Lately our power company, KCP&L, has been sending out bimonthly letters telling us how we rate in power consumption among 100 neighbors. The 100 neighbors is “approximately 100 occupied, nearby homes that are similar in size to yours (avg. 1,832 sq ft).
What amazes me is over the past 6 months we have varied from a low of 35 (low is good) to a high of 86 — a range of 51 change. During the most recent period we used 47% more electricity than our average neighbor.
So what did we do between June and October to be so efficient in the summer and so bad in October? The paper gives no clue, just the idea that you aren’t being efficient and need to get better.
When I look at the numbers I think the same factor that makes us so efficient in the summer makes us not efficient in the winter. We have the high-efficiency heat pump that does our AC, and we keep the house warm (in the 80s) during the summer. Neighbors probably keep it cooler and have less efficient AC.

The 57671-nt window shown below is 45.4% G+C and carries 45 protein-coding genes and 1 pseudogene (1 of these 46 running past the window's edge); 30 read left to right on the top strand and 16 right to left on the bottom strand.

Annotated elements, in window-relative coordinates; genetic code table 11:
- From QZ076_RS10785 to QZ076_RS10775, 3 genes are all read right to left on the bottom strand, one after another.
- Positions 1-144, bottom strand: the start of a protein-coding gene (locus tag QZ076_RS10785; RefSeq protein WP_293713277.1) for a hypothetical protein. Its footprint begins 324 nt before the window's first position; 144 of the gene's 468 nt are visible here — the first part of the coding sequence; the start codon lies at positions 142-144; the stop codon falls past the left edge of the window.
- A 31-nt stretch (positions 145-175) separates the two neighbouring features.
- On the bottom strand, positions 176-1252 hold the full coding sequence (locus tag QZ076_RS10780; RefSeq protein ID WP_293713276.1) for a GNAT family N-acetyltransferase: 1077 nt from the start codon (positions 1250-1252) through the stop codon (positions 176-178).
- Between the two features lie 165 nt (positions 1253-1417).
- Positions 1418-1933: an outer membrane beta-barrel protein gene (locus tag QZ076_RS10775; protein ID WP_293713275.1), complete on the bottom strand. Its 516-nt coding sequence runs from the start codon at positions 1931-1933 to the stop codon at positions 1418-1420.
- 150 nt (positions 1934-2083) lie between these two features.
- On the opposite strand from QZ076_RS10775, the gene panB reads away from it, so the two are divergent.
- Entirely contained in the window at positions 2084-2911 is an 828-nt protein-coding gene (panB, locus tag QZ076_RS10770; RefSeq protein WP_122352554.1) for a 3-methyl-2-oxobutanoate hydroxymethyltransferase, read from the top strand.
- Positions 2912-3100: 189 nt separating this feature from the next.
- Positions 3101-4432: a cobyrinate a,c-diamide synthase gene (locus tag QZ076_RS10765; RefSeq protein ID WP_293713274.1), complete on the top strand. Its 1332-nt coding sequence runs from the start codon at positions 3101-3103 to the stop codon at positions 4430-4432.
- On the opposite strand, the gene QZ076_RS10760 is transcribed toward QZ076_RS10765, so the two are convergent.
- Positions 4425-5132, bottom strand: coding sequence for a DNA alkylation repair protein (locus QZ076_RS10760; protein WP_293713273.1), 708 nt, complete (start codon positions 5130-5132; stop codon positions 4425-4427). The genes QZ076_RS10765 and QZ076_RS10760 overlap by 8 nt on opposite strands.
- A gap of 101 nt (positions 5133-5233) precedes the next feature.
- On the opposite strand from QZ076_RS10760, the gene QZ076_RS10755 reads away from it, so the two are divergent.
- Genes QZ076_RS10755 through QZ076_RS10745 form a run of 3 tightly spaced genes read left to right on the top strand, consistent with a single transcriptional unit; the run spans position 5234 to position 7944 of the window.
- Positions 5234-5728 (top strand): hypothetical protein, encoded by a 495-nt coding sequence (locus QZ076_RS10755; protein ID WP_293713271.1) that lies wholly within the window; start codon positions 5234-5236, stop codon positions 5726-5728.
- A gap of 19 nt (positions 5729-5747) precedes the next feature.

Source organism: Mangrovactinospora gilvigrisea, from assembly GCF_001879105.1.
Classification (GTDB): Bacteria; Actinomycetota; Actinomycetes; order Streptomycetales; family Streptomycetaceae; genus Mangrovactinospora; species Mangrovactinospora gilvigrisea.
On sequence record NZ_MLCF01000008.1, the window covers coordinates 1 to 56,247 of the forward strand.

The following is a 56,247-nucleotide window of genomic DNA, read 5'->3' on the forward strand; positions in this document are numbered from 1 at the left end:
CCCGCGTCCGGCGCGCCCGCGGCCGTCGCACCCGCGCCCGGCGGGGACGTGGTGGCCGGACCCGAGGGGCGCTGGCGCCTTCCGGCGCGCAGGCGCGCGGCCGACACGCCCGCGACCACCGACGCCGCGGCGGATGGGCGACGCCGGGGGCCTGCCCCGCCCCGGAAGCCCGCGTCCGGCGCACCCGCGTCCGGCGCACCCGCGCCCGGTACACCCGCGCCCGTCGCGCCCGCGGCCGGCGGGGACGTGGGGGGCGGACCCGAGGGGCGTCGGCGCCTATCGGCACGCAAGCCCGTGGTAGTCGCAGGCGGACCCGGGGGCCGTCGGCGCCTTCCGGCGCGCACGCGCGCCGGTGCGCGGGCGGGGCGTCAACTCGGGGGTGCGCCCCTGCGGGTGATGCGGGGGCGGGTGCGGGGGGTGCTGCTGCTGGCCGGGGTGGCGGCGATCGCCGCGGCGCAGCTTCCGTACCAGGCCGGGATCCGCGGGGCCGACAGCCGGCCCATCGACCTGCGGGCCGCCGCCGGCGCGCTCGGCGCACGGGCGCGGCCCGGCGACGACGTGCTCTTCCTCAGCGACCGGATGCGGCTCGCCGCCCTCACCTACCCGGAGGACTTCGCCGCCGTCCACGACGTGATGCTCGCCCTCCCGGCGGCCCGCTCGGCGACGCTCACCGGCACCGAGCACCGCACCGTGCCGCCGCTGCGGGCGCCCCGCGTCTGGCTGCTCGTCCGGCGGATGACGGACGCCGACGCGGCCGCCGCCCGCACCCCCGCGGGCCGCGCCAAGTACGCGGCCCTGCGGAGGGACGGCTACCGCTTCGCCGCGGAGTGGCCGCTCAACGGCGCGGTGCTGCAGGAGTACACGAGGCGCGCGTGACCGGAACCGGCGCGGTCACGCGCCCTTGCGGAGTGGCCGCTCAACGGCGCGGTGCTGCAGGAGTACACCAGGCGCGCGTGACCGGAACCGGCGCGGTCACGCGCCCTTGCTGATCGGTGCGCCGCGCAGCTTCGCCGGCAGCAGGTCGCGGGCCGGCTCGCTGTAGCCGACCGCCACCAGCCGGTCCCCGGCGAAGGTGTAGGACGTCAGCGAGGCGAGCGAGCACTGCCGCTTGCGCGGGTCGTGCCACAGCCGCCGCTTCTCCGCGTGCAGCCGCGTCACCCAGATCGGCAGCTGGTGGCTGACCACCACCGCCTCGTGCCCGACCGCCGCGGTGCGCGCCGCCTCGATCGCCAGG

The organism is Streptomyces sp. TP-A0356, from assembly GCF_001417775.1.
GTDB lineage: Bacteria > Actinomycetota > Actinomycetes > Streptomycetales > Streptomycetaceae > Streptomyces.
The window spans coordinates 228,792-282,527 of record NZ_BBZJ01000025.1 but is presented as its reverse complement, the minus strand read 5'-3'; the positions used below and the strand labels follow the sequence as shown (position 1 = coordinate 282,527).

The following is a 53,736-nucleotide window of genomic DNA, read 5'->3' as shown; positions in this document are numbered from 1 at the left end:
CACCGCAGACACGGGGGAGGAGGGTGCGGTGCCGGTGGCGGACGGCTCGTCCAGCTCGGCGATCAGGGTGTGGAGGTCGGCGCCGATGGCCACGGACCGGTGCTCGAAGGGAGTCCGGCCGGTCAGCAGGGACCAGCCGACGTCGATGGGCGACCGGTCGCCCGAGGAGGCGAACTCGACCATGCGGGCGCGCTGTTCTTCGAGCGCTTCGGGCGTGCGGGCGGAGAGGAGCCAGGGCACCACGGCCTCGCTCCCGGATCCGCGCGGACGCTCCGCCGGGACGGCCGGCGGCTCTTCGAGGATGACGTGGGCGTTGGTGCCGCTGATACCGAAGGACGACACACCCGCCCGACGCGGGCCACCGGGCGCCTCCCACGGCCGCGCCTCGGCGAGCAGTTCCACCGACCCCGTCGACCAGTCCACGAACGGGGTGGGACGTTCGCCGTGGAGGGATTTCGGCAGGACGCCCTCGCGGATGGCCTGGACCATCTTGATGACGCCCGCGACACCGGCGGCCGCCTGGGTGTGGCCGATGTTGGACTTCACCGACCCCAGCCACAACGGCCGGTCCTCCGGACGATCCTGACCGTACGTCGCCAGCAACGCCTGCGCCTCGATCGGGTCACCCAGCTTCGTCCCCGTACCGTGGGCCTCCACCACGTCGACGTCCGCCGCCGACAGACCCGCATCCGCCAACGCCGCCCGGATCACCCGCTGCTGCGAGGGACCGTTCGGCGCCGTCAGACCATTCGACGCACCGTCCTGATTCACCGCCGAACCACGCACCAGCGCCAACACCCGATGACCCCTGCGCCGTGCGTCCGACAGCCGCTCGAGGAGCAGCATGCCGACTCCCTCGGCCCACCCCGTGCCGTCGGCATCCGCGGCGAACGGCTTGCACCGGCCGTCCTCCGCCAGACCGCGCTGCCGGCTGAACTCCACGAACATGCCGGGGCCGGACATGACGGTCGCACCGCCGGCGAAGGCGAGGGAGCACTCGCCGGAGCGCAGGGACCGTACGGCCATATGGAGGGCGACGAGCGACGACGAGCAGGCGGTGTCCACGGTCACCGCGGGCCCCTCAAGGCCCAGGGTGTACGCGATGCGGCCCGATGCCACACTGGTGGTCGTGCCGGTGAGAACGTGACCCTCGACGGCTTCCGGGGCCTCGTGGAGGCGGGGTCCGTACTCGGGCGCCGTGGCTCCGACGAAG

That same heat pump runs our heat in the fall until it gets real cold, when the backup natural gas kicks in, and we keep the house around 55-60. So we are using electric, while the neighbors switch from electric to gas.
I suppose we could increase our electric efficiency by switching to gas instead of the heat pump, but that wouldn’t make much sense. The concept of electric efficiency that the paper suggests is just entirely wrong. Or at least it is entirely wrong about energy efficiency
This piece of paper is just one more example how comparison is a dangerous tool unless you understand what is the same and what is different.